“Hey, that looks like a real rifle!” That’s an exact quote from Dick Johnson, a benchrest competitor who frequently accompanies me to the range to test air rifles. In saying that, Dick showed that he had gotten the point of the new Daystate Huntsman exactly. It’s an air rifle that is designed to look and feel like a traditional firearm.
Dick is accustomed to me showing up with a trunk full of pneumatic arms that look like they came from Darth Vader’s workshop, so for him to say that he likes the way an air rifle looks is, well, remarkable.
And in this case, the object of Dick’s admiration wasn’t just a new Daystate Huntsman, but a Daystate Huntsman Midas. The gun I was testing was, in fact, #123 of a limited edition of 400. These special limited Midas Editions of the Huntsman were created to celebrate the 30th anniversary of the first Huntsman Air Rifle produced by Daystate on September 28, 1998. It’s fitted with the latest Harper Patent slingshot valve system, a special American Walnut stock, and Rosewood grip cap, as well as a gold-finished tube and fittings. How do I know? Easy: the rifle came with a hand-signed certificate attesting to its authenticity.
Over the years I have learned, through bitter experience, to harden my heart to the charms of shapely stocks, well-figured walnut, and snazzy accoutrements. It’s performance that matters, Darn It! Having said that, I’ll have to admit that the Huntsman Midas is pretty easy on the eye.
The Huntsman stretches 38 inches from buttplate to muzzle, and weighs six pounds. Starting at the rear, you’ll find a ventilated rubber buttplate attached to that American Walnut stock. The version I tested was righthanded and had a distinct cheekpiece on the left hand side of the stock. Below the buttstock and just ahead of the buttpad, a stud for a sling was attached. Forward of that is the pistol grip, which is checkered on both sides and is fitted with the rosewood cap and a lighter colored spacer.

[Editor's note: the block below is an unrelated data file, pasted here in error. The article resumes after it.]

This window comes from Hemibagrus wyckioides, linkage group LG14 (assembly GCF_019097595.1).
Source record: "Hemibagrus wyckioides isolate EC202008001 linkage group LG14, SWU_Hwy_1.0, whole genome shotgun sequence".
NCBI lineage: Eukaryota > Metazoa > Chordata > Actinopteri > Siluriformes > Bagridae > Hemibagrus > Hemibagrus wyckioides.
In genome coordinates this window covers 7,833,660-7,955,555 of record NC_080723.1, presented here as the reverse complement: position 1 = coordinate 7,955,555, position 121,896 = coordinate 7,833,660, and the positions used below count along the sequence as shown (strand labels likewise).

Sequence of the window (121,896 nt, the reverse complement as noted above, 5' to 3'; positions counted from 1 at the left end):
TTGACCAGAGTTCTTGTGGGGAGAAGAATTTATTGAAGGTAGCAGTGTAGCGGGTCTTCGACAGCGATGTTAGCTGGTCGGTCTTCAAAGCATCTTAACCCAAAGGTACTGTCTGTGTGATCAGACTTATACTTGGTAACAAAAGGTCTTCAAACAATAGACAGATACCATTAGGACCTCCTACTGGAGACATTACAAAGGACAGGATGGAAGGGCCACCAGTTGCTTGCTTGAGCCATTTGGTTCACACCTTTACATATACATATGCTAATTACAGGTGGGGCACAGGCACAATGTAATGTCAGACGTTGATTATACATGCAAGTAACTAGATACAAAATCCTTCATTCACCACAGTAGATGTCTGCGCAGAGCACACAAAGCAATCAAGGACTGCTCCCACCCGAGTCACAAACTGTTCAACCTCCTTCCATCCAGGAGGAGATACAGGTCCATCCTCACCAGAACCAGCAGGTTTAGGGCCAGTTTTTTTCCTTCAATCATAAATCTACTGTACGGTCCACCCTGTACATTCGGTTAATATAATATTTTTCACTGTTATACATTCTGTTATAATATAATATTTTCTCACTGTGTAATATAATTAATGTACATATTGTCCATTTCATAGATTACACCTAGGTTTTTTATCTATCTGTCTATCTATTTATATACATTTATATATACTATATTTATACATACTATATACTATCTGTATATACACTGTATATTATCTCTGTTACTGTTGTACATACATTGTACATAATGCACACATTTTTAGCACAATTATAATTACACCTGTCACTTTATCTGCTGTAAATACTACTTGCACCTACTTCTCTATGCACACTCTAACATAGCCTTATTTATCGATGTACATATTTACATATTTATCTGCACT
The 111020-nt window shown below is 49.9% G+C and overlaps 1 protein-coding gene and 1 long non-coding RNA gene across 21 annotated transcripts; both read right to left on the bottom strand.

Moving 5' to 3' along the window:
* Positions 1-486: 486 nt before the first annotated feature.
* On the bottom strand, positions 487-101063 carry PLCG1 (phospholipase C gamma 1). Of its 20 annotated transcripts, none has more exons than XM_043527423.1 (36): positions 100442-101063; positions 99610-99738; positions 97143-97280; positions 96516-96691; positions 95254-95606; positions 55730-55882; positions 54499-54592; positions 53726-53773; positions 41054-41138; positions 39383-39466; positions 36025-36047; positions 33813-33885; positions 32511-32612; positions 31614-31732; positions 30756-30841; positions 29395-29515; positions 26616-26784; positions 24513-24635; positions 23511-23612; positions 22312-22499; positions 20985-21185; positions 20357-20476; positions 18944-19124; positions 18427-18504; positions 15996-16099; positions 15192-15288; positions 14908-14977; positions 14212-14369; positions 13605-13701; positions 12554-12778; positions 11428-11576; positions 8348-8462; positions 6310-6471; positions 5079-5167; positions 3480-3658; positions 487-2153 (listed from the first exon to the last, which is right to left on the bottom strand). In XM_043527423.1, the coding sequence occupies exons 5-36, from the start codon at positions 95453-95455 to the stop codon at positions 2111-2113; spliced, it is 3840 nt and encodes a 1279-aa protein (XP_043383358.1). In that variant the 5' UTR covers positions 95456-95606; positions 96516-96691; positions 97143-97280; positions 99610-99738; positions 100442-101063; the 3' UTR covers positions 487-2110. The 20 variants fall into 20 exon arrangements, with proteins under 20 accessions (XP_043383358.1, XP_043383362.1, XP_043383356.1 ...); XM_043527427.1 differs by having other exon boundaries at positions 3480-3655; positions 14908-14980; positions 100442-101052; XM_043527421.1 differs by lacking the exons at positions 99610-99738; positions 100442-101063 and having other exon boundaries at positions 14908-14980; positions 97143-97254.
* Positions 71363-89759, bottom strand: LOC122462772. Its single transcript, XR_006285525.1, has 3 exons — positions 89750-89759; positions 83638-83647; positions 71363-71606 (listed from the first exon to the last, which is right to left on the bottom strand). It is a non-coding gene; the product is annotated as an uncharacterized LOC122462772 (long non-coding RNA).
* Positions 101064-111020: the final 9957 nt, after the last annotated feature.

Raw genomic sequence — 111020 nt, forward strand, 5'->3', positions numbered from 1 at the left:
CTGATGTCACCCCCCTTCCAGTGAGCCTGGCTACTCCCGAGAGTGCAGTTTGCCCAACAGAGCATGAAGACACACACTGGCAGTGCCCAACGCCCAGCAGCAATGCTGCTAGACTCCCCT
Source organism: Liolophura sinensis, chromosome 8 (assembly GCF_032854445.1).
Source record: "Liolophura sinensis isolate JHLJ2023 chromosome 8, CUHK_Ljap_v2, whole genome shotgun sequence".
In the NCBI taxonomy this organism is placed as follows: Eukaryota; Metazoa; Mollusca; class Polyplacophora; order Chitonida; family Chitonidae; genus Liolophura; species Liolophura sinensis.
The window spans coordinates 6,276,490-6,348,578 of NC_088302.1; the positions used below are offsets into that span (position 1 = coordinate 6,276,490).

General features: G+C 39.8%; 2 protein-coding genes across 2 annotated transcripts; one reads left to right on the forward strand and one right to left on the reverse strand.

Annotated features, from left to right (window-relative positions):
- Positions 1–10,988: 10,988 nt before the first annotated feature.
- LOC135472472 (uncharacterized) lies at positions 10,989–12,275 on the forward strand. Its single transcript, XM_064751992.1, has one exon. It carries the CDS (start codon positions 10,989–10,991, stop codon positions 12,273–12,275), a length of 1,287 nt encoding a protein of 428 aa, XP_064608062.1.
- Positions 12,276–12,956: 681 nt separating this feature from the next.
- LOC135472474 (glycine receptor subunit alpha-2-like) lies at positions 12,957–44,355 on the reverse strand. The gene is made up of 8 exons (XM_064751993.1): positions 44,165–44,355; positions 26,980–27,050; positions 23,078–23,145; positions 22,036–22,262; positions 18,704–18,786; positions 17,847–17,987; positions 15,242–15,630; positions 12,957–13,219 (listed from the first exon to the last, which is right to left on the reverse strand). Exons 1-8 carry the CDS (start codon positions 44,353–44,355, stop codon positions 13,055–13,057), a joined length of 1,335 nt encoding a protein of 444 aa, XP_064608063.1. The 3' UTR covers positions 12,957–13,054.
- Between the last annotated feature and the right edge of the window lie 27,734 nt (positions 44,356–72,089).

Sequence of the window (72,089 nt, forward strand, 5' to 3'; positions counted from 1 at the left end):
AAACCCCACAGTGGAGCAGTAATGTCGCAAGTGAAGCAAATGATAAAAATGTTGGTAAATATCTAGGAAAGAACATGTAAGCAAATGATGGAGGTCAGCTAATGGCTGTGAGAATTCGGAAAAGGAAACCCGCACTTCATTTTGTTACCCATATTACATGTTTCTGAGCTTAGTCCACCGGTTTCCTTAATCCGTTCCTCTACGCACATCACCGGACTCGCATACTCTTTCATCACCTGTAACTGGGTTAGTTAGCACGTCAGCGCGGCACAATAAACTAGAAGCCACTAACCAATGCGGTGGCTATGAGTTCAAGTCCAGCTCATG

Ahead of the pistol grip is the black metal trigger guard with a gold-colored metal trigger inside. Above the trigger guard, on either side of the stock, the Daystate name and emblem are incised into the stock. The two-stage trigger is adjustable for second stage weight, trigger blade angle, and first stage travel. Ahead of that is an allen screw for holding the action in the stock, and still further ahead is an air gauge, with a gold-colored trim ring, that reads in bar.
Moving toward the muzzle again, the forestock is checkered on either side, and you’ll find another sling stud. At the end of the forestock are a barrel band and a black metal cap, which when removed, reveals a foster fitting for filling the air reservoir. The gold-finished air reservoir is visible between the top of the forestock and the matte black finished barrel. At the end of the barrel is a cap that can be unscrewed for fitting a silencer where legal.
Traveling back along the barrel, you’ll find the receiver, which has dovetails for fitting a scope, the breech – where the ten-shot rotary magazine can be inserted – and the gold-finished bolt handle. Below the bolt handle on the left side of the receiver is the rotary safety. Flick the red anodized tab UP for fire and DOWN for safe.
Next time, we’ll see how the Daystate Huntsman Midas shoots.
Til then, aim true and shoot straight.
– Jock Elliott